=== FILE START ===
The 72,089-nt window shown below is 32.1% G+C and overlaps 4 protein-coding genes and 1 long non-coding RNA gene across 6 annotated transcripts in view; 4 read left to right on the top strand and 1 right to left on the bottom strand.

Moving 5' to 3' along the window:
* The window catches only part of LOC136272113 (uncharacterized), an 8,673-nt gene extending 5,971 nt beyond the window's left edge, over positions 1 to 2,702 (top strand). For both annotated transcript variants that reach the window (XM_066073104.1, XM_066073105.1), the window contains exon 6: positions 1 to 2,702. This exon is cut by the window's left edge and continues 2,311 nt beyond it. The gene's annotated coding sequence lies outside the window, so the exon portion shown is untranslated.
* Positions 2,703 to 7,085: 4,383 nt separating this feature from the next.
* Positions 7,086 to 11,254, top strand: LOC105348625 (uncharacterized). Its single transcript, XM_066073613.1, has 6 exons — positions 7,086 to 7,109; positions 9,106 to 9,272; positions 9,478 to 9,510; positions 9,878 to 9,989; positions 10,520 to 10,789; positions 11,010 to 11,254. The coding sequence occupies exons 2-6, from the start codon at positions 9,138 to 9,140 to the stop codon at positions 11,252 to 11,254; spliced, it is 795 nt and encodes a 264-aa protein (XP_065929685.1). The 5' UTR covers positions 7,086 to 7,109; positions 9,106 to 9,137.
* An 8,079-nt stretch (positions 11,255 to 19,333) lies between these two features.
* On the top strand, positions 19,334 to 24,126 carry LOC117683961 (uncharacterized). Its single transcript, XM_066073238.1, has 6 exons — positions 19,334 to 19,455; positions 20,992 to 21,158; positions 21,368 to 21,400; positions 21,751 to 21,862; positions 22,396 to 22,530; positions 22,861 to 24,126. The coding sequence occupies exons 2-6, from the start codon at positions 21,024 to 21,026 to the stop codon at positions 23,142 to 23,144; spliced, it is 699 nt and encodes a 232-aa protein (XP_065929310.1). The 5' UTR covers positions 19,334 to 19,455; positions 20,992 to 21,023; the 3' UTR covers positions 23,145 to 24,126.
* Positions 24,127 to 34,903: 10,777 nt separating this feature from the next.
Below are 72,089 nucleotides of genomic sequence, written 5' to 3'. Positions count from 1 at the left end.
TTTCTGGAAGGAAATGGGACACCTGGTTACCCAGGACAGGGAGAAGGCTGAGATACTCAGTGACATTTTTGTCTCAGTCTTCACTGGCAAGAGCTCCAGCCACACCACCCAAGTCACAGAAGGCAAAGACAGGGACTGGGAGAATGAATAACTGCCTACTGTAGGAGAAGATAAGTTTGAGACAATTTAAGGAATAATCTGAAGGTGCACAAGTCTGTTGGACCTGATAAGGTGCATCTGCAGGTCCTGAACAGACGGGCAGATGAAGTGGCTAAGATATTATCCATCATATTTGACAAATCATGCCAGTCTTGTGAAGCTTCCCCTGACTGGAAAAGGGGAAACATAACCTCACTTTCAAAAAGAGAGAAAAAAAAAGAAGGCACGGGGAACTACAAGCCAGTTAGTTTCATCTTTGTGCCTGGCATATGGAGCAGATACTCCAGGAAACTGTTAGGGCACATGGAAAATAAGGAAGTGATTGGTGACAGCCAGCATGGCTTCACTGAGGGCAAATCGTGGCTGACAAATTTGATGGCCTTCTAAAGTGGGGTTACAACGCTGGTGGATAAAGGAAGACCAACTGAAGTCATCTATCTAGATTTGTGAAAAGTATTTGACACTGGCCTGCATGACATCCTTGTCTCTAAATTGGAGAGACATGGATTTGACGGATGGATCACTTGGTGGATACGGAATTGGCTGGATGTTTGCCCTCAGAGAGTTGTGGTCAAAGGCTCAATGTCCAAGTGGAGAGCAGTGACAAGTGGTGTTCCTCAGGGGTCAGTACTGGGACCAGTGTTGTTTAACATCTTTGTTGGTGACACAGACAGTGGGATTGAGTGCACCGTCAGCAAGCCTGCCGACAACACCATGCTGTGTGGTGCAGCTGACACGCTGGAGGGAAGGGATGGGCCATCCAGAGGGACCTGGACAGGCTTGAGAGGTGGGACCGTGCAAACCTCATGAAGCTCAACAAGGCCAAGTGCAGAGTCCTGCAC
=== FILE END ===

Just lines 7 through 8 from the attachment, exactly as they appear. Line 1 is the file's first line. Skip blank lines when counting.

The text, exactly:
* On the top strand, positions 19,334 to 24,126 carry LOC117683961 (uncharacterized). Its single transcript, XM_066073238.1, has 6 exons — positions 19,334 to 19,455; positions 20,992 to 21,158; positions 21,368 to 21,400; positions 21,751 to 21,862; positions 22,396 to 22,530; positions 22,861 to 24,126. The coding sequence occupies exons 2-6, from the start codon at positions 21,024 to 21,026 to the stop codon at positions 23,142 to 23,144; spliced, it is 699 nt and encodes a 232-aa protein (XP_065929310.1). The 5' UTR covers positions 19,334 to 19,455; positions 20,992 to 21,023; the 3' UTR covers positions 23,145 to 24,126.
* Positions 24,127 to 34,903: 10,777 nt separating this feature from the next.